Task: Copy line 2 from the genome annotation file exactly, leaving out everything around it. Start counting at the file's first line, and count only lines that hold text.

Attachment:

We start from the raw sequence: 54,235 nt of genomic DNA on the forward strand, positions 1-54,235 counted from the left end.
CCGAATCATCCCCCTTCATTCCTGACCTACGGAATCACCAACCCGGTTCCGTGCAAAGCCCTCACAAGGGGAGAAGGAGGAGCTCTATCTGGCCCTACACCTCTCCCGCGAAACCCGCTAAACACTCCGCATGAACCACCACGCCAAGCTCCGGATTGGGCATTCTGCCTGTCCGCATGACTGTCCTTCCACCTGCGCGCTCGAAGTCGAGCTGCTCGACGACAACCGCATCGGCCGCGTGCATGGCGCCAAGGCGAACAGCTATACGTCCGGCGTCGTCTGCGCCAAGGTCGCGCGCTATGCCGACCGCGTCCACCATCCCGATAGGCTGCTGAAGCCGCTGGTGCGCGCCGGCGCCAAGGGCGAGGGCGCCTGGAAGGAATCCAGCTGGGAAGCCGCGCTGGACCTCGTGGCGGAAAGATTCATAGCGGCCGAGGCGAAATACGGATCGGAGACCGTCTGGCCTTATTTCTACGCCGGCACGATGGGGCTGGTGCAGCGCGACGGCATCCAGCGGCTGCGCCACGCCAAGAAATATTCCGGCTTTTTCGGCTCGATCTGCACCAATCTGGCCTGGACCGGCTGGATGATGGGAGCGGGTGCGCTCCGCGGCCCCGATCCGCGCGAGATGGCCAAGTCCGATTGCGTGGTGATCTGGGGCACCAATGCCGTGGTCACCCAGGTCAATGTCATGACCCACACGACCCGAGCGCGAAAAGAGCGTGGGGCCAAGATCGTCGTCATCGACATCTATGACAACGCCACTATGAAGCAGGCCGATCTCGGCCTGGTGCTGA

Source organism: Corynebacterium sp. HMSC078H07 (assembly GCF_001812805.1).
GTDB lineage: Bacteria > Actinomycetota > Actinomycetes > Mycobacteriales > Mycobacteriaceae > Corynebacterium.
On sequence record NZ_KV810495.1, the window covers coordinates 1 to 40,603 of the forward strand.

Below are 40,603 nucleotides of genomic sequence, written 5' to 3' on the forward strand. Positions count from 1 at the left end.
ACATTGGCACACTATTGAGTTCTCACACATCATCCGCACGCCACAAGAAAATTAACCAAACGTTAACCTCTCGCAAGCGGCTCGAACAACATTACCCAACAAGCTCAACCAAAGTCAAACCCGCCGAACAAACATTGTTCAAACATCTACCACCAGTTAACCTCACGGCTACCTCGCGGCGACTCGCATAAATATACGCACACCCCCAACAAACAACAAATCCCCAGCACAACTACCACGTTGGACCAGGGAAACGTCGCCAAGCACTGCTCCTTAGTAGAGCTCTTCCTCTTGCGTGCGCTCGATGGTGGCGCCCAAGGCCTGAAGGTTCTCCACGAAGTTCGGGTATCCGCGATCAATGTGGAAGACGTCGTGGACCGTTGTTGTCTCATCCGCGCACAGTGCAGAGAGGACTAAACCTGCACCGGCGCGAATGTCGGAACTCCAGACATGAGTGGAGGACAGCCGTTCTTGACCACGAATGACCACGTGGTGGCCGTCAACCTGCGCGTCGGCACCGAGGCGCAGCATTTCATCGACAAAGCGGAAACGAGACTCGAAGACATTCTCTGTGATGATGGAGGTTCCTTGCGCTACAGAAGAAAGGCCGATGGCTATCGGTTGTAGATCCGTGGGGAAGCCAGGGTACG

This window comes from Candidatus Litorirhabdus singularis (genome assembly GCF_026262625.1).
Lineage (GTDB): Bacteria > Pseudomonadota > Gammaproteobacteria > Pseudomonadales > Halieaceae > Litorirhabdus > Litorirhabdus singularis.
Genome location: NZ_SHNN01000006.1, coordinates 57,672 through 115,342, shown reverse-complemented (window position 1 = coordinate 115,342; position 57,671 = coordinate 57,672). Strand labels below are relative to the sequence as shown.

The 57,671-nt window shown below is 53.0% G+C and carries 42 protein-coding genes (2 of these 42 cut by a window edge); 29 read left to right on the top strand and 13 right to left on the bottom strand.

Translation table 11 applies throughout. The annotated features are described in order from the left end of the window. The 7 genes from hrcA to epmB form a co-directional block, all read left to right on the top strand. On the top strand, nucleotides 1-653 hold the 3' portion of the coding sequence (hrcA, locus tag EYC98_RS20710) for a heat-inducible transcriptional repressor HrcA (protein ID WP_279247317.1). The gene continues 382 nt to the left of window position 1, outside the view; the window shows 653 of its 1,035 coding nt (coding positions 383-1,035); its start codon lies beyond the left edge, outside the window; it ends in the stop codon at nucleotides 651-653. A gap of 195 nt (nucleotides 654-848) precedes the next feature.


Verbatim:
CCGAATCATCCCCCTTCATTCCTGACCTACGGAATCACCAACCCGGTTCCGTGCAAAGCCCTCACAAGGGGAGAAGGAGGAGCTCTATCTGGCCCTACACCTCTCCCGCGAAACCCGCTAAACACTCCGCATGAACCACCACGCCAAGCTCCGGATTGGGCATTCTGCCTGTCCGCATGACTGTCCTTCCACCTGCGCGCTCGAAGTCGAGCTGCTCGACGACAACCGCATCGGCCGCGTGCATGGCGCCAAGGCGAACAGCTATACGTCCGGCGTCGTCTGCGCCAAGGTCGCGCGCTATGCCGACCGCGTCCACCATCCCGATAGGCTGCTGAAGCCGCTGGTGCGCGCCGGCGCCAAGGGCGAGGGCGCCTGGAAGGAATCCAGCTGGGAAGCCGCGCTGGACCTCGTGGCGGAAAGATTCATAGCGGCCGAGGCGAAATACGGATCGGAGACCGTCTGGCCTTATTTCTACGCCGGCACGATGGGGCTGGTGCAGCGCGACGGCATCCAGCGGCTGCGCCACGCCAAGAAATATTCCGGCTTTTTCGGCTCGATCTGCACCAATCTGGCCTGGACCGGCTGGATGATGGGAGCGGGTGCGCTCCGCGGCCCCGATCCGCGCGAGATGGCCAAGTCCGATTGCGTGGTGATCTGGGGCACCAATGCCGTGGTCACCCAGGTCAATGTCATGACCCACACGACCCGAGCGCGAAAAGAGCGTGGGGCCAAGATCGTCGTCATCGACATCTATGACAACGCCACTATGAAGCAGGCCGATCTCGGCCTGGTGCTGA